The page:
Google Fiber is the next big thing in internet connectivity, offering fast internet speeds at affordable prices. Unfortunately, it's currently only available in a few cities in the U.S., with limited plans to expand in the near future. Nashville, Tennessee, happens to be fortunate enough to have been chosen to receive Google Fiber but has encountered some roadblocks along the way. In order to build a fiber-optic network, Google will need access to utility poles located across the city. The problem is that these poles are owned by the two big competing local internet providers, Comcast and AT&T.
While the rival companies have not exactly been uncooperative, they have not been providing access to the utility poles in a timely manner, slowing the construction of the fiber network. Google needs access to 44,000 utility poles across Nashville. Nashville has a policy in place called "make ready", which requires existing service providers to move their existing wires before another company can add their own wires, leaving the new company at the mercy of the old one. On Tuesday, September 6, the Nashville Metro council will meet to vote on the future of these utility poles. Google's proposal is an ordinance called "one touch make ready", which would allow the new provider (in this case, Google) to move the existing wires on their own prior to adding new wires, eliminating the need for two separate companies to work together to complete the process. AT&T is not happy about this idea, however, and is prepared to file a lawsuit if Google's proposal is excepted. According to Google, of the 88,000 utility poles in Nashville that require a fiber attachment, half of them have wires that need to be relocated.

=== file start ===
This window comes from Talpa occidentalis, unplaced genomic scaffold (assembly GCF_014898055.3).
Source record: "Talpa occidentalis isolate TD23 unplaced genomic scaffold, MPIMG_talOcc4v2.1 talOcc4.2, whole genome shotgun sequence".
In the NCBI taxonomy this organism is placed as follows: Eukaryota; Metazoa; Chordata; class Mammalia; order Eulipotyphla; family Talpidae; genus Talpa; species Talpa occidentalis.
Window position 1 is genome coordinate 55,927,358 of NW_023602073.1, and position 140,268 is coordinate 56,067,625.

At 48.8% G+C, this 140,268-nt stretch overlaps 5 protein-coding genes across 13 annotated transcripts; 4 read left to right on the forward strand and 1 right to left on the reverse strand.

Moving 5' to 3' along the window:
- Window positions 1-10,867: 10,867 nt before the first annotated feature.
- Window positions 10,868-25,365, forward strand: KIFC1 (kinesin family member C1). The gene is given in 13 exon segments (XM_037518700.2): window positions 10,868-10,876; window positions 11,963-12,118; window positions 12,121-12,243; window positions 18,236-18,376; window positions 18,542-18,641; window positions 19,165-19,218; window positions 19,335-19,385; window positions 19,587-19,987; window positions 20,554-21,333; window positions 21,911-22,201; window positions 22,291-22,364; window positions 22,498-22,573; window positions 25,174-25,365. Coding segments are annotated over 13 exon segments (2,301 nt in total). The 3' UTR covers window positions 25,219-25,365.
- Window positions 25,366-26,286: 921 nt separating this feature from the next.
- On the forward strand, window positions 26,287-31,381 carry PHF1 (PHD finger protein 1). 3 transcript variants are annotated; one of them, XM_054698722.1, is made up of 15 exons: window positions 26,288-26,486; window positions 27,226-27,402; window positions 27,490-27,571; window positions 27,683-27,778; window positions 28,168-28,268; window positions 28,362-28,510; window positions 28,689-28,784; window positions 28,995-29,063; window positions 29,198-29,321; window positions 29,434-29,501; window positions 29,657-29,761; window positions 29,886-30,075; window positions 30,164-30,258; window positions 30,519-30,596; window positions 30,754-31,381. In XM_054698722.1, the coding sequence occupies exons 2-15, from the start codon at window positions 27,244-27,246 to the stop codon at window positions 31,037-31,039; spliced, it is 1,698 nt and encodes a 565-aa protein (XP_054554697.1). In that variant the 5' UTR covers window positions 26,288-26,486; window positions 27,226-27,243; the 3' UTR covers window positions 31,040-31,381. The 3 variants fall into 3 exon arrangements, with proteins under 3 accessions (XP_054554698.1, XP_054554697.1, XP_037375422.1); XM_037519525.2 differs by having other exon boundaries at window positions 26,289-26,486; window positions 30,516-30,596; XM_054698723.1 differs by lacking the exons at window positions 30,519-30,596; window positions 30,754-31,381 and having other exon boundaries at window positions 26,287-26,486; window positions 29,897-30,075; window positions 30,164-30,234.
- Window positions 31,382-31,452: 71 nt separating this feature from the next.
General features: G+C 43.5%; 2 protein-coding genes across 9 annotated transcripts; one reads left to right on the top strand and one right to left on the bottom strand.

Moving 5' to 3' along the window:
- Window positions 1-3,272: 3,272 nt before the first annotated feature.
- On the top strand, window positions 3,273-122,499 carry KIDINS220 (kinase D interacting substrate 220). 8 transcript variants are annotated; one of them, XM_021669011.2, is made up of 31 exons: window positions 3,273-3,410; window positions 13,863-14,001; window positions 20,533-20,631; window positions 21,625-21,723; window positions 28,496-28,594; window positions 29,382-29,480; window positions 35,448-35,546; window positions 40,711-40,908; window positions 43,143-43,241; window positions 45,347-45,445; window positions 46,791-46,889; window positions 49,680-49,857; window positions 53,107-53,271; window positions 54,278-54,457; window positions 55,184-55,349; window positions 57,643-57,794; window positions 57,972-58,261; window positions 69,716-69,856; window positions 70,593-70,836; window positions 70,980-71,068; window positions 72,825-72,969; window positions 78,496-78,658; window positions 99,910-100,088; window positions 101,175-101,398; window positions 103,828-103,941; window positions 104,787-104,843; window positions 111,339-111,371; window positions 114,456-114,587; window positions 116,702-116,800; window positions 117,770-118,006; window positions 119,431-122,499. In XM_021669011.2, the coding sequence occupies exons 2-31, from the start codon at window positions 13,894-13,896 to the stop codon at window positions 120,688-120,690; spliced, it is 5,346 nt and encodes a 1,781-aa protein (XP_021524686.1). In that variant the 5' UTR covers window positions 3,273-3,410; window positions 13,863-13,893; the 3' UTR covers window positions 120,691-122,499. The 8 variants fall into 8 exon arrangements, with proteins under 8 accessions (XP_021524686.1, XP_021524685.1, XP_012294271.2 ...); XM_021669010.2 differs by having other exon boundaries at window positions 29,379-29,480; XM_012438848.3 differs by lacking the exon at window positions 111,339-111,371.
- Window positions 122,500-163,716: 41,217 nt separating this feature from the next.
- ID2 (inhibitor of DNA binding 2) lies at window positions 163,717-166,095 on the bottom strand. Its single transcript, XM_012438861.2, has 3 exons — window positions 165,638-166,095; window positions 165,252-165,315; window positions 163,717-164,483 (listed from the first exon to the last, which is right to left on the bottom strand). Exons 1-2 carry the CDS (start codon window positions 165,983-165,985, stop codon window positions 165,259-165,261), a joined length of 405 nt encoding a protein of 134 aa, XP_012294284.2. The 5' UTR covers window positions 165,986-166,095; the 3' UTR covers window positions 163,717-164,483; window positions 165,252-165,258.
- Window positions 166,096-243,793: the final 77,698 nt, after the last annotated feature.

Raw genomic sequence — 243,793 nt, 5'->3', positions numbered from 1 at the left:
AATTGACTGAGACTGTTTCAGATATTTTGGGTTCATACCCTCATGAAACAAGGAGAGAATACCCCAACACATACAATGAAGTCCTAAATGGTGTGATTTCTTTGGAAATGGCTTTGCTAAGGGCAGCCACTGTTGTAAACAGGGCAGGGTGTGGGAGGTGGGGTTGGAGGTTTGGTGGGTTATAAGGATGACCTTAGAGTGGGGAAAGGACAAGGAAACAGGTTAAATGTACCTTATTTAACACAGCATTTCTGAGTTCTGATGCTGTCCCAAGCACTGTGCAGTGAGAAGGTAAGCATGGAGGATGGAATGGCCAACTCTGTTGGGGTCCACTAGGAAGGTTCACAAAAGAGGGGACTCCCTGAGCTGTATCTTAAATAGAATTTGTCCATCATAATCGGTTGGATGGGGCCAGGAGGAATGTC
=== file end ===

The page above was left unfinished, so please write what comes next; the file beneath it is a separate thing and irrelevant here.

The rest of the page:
Although Google claims that of the 9,793 poles that have already been approved for make ready work, only 33 of them modified, AT&T counters by stating that "The reality is that as of yesterday, AT&T has completed Make Ready work on 459 poles for Google Fiber, and AT&T is meeting or exceeding the timetables outlined in the contract Google signed with AT&T." Comcast, the other major rival in the area, pointed out that they feel the companies should work together to address issues, rather than place all of the decision-making responsibility on a single company. The decision of whether to implement the "one touch make ready" ordinance will be determined once and for all this Tuesday, and if passed, the ordinance could serve to help Google finish their fiber construction sooner. Once completed, Google Fiber will offer Gigabit internet for $70 a month and a package that includes television service for $60 more. Considering that this is similar to the pricing competitors offer for significantly slower speeds, residents of Nashville are likely eager to see Google Fiber construction finished as quickly as possible.